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Guild Wars 2 Diary #29: Super Adventure Box

13. April, 2013Tags: Guild Wars 2 Diary, MMO Blog

Guild Wars 2 Super Adventure BoxSo after the rather frustrating realizing that there are parts of Guild Wars 2 that I’ll never be able to explore without pairing up with unreliable strangers, I thought it was probably best to take a bit of a break this week. Thankfully, that break couldn’t have come at a better time, as it lines up perfectly with the rather clever Super Adventure Box. If you haven’t heard about the Super Adventure Box, I urge you to quickly go and watch the accompanying video. It’s about the oddest addition to an MMO I’ve come across, but that doesn’t at all mean it’s bad.


Super Adventure Box

The Super Adventure Box is an April Fools joke that doesn’t know it’s an April Fools joke. It was announced on April 1st and then actually launched on April fools as well. I’m not sure how many people were expecting Half-Life 4 when it appeared in the Steam registry as a joke, but Valve definitely didn’t deliver on that.

Super Adventure Box gameplay video

The Super Adventure Box is an Anet/Guild Wars 2 take on the old platformers of Super Nintendo era. From the music to the jump puzzles, everything feels very, very retro. They’ve done a great job recreating some of the most common themes (and restrictions) of that generation of gaming, and it’s a must play to anybody of a certain age. You can access the mini-game any time before the end of April by visiting Rata Sum, which you can reach by visiting Lion’s Arch and using the portals. The portal into the Super Adventure Box is right next the door, and although there’s no rules on entering, it’s recommended you have a total of five players if you want to get through the three levels.

Guild Wars 2 - Super Adventure Box Screenshot 1

First of all, five players? I’d specifically focussed on the Adventure Box so that I could enjoy something solo, like the platform games of the early 90s. This is the one area in which the developers have slipped up, partly because it’s stupid to expect five players to do something with so many jumping puzzles and so few enemies, but also because a single player seems to be able to do everything except for each level’s boss characters. Why not just have the boss characters slightly weaker and avoid shoehorning in a reliance on other players?!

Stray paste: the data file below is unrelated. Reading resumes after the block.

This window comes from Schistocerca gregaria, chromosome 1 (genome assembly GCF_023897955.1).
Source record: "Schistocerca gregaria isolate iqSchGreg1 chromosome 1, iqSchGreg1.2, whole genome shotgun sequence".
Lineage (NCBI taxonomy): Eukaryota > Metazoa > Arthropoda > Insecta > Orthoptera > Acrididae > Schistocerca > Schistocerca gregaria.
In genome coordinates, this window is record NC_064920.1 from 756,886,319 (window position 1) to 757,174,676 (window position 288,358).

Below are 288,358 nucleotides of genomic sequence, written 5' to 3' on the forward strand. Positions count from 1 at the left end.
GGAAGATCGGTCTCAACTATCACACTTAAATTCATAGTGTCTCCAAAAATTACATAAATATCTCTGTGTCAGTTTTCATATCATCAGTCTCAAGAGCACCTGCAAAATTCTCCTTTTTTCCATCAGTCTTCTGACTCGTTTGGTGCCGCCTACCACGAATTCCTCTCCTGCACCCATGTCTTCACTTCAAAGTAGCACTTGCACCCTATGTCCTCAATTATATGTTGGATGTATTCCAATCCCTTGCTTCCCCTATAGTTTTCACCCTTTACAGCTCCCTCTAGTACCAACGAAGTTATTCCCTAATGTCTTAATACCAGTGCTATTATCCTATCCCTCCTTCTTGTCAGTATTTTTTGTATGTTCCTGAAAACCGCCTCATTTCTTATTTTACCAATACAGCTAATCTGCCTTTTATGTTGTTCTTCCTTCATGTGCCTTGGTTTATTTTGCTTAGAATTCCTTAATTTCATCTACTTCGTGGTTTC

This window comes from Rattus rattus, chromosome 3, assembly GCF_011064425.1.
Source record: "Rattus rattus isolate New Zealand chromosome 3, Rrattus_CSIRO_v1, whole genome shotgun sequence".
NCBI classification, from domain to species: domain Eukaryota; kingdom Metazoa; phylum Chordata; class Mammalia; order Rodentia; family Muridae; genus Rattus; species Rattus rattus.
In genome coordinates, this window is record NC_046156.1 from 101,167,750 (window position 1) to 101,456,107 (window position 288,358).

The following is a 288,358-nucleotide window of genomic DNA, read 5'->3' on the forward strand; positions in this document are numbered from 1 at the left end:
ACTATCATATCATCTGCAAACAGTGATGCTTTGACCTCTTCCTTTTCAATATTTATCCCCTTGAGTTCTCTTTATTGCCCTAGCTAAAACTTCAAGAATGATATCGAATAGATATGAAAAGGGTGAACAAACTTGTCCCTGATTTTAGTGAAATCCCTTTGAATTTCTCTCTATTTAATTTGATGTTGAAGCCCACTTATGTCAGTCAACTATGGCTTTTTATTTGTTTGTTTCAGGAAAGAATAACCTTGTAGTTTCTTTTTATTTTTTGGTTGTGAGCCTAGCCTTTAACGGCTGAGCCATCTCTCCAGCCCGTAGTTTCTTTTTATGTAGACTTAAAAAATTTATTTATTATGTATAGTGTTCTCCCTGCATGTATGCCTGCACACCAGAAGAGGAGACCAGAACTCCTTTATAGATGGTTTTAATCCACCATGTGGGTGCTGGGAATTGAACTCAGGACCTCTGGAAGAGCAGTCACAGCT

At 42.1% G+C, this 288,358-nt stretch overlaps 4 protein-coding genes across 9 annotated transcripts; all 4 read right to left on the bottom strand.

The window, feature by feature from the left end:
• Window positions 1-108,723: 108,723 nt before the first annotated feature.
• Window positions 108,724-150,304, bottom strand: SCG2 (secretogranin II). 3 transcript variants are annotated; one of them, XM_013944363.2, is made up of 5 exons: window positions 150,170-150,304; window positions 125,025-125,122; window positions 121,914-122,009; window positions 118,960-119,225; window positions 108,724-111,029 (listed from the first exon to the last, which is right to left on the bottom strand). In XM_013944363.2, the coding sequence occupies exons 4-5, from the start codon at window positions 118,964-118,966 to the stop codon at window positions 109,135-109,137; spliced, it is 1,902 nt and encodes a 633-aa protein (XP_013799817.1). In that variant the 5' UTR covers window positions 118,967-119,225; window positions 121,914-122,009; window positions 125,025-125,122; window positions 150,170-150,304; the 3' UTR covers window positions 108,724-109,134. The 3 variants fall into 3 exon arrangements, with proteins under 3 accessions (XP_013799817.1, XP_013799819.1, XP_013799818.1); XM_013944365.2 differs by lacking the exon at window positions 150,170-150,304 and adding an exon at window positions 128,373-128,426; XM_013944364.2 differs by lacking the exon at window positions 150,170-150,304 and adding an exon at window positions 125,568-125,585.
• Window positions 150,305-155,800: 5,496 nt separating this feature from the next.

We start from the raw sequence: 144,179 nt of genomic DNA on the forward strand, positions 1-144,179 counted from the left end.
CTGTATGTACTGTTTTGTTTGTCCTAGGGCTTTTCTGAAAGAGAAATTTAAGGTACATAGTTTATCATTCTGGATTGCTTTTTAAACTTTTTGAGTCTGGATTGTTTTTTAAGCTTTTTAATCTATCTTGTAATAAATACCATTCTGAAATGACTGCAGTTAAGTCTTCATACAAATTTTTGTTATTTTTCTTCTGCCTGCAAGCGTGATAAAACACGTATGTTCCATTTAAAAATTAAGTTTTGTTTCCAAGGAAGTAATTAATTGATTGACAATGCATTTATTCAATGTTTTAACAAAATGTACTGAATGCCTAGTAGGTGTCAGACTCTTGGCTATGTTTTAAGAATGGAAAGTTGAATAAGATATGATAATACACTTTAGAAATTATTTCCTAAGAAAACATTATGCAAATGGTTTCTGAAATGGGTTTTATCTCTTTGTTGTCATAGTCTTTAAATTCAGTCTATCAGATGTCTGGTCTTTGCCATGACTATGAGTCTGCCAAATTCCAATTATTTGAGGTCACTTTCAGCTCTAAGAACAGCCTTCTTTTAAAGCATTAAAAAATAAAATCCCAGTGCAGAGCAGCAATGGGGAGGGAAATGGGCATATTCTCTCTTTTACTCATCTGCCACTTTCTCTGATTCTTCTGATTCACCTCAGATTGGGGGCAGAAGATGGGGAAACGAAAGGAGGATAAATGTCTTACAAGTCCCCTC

Aside from that, the Super Adventure Box proved to be more than a little entertaining. The dialogue is funny, the music almost eerily accurate and the graphics utterly charming. The more realistic graphics of the main game are fine, but it’s not until you see the bright greens and sky blue of the Adventure Box that you realize how dark realistic graphics can be. The enemies you’ll come across will die in a couple of hits, although learning how to evade successfully will be key to getting through to the end of each level – just like the older games, where a single hit would deplete a life and send you back to the beginning of the level.

Guild Wars 2 - Super Adventure Box Screenshot 2

A couple of points of note: first, none of your items, skills, weapons or buffs will work within the Super Adventure Box. You’re going in naked, if you’ll pardon the expression, with only a pointy stick to defend yourself. That’s fine though, because many of the enemies you’ll come across will drop in one or two hits. You don’t need to worry about dying though. Although there is a limited number of lives, there are checkpoints throughout the level (which serve as meeting points for more players, so that nobody can progress unless everybody is ready).